Archive for the ‘solar power’ category

Jul 14, 2024

Highly efficient and stable solar cells can now be mass produced like printing newspapers

Posted by in categories: solar power, sustainability

Scientists at the City University of Hong Kong (CityUHK) have developed highly efficient, printable and stable perovskite solar cells to achieve carbon neutrality and promote sustainable development.

The new type of solar cells can be mass-produced at a speed comparable to newspaper printing, with a daily output of up to 1,000 . Owing to their flexible, semi-transparent characteristics, they can also be made into light-absorbing glass windows, realizing the concept of “urban solar farms” in cities with many high-rise buildings.

The research is led by the Lee Shau Kee Chair Professor of Materials Science at CityUHK, Professor Alex Jen Kwan-yue, and the results were published in Nature Energy.

Jul 4, 2024

Surprising Vortex Uncovered — Supercomputers Reveal Hidden Secrets of Solar Technology

Posted by in categories: particle physics, solar power, supercomputing, sustainability

In the past decade, metal-halide perovskites have rapidly progressed as a semiconductor, surpassing silicon in their ability to convert light into electric current since their initial discovery.

Simulations on TACC’s Frontera and Lonestar6 supercomputers have revealed surprising vortex structures in quasiparticles of electrons and atoms, called polarons, which contribute to generating electricity from sunlight.

This new discovery can help scientists develop new solar cells and LED lighting. This type of lighting is hailed as an eco-friendly, sustainable technology that can reshape the future of illumination.

Jul 2, 2024

Optoelectronics gain spin control from chiral perovskites and III–V semiconductors

Posted by in categories: computing, solar power, sustainability

A research effort led by scientists at the U.S. Department of Energy’s (DOE’s) National Renewable Energy Laboratory (NREL) has made advances that could enable a broader range of currently unimagined optoelectronic devices.

The researchers, whose previous innovation included incorporating a perovskite layer that allowed the creation of a new type of polarized (LED) that emits spin-controlled photons at room temperature without the use of magnetic fields or ferromagnetic contacts, now have gone a step further by integrating a III-V semiconductor optoelectronic structure with a chiral halide perovskite semiconductor.

That is, they transformed an existing commercialized LED into one that also controls the spin of electrons. The results provide a pathway toward transforming modern optoelectronics, a field that relies on the control of light and encompasses LEDs, solar cells, and telecommunications lasers, among other devices.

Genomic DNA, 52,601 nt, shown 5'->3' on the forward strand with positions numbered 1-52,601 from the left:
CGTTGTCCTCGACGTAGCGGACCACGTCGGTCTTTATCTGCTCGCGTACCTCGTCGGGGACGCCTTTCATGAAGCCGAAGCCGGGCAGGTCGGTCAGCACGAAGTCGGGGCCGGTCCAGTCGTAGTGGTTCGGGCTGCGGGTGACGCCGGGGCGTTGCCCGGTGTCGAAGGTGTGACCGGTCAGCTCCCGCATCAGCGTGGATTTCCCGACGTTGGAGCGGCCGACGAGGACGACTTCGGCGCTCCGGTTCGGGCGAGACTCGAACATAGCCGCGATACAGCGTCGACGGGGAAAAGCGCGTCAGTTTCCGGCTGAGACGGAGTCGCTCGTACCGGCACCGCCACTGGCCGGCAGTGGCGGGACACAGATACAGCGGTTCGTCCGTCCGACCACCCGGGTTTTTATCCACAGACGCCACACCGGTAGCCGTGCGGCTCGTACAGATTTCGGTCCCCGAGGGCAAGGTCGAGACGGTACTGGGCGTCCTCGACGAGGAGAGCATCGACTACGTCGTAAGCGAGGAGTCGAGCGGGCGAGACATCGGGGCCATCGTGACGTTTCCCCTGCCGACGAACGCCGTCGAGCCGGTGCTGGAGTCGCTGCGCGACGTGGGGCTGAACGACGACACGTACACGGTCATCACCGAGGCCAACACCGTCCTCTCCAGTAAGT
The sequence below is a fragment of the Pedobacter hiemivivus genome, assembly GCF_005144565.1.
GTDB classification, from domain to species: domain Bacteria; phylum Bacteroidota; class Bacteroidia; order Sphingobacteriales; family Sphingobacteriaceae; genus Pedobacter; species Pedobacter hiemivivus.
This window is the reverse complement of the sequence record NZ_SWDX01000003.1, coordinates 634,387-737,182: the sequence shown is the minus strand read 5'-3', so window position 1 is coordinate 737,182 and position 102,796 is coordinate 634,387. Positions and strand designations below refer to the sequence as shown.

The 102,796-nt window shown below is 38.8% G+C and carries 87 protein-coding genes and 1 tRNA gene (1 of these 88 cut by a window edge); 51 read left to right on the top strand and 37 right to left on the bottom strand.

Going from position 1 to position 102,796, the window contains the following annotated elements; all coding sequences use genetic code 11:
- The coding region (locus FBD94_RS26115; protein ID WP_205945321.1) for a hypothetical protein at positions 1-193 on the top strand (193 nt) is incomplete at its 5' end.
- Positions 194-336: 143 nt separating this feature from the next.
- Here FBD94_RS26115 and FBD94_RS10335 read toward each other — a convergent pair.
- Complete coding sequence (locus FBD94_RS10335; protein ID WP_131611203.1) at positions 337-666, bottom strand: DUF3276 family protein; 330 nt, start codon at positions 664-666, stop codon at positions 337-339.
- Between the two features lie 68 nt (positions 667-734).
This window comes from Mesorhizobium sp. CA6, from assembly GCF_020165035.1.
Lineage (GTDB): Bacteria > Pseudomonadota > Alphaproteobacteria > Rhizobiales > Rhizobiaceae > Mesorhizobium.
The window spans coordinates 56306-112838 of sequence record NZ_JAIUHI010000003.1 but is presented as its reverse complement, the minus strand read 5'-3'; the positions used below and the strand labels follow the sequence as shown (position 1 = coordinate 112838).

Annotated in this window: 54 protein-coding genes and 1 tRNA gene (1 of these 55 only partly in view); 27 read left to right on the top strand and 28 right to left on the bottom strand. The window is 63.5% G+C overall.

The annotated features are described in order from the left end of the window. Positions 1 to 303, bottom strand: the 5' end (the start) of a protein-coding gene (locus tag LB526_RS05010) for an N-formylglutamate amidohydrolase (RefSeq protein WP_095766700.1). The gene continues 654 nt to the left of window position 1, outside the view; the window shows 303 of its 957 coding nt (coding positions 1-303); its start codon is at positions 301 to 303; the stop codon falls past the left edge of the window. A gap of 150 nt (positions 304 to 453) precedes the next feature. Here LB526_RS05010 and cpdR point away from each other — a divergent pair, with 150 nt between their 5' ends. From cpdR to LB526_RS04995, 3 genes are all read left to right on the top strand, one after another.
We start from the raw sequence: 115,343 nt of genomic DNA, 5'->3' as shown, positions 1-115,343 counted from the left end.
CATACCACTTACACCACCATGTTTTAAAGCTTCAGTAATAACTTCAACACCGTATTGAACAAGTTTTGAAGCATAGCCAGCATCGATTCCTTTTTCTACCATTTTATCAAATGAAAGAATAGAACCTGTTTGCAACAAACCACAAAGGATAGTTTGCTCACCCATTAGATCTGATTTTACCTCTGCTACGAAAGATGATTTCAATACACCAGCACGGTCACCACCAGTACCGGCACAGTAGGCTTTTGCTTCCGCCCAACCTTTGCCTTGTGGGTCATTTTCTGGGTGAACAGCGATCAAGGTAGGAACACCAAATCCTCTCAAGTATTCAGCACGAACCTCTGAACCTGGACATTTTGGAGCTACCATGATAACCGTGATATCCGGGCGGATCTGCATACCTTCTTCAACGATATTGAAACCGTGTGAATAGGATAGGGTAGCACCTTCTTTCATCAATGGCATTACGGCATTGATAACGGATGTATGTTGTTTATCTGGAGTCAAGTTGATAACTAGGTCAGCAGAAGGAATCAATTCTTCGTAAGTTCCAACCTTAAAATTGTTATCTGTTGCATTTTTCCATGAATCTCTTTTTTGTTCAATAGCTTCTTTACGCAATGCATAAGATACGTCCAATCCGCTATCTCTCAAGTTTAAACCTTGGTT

Jul 2, 2024

Novel method enhances size-controlled production of luminescent quantum dots

Posted by in categories: biotech/medical, nanotechnology, quantum physics, solar power

Luminescence refers to the result of a process in which an object absorbs light at one wavelength and then re-emits it at another wavelength. Through light absorption, electrons in the ground state of the material are excited to a higher energy state. After a certain amount of time characteristic of each excited state, the electrons decay to lower energy states, including the ground state, and emit light. The phenomenon is used in a wide array of technological applications involving highly efficient and reproducible emitting devices that can easily be miniaturized.

The materials with the highest luminescence efficiency include (QDs), currently used in high-resolution displays, LEDs, solar panels, and sensors of various kinds, such as those used for precision medical imaging. Functionalization of the surface of QDs with various types of molecules permits interaction with cellular structures or other molecules of interest for the purpose of investigating molecular-level biological processes.

QDs are semiconductor nanoparticles whose emissive characteristics are directly linked to dot size, owing to the phenomenon of quantum confinement. For this reason, monitoring and control of crystal growth during synthesis of QDs in solution permits intelligent planning of the desired luminescence.

Jul 2, 2024

Giant Clams Are Models of Solar-Energy Efficiency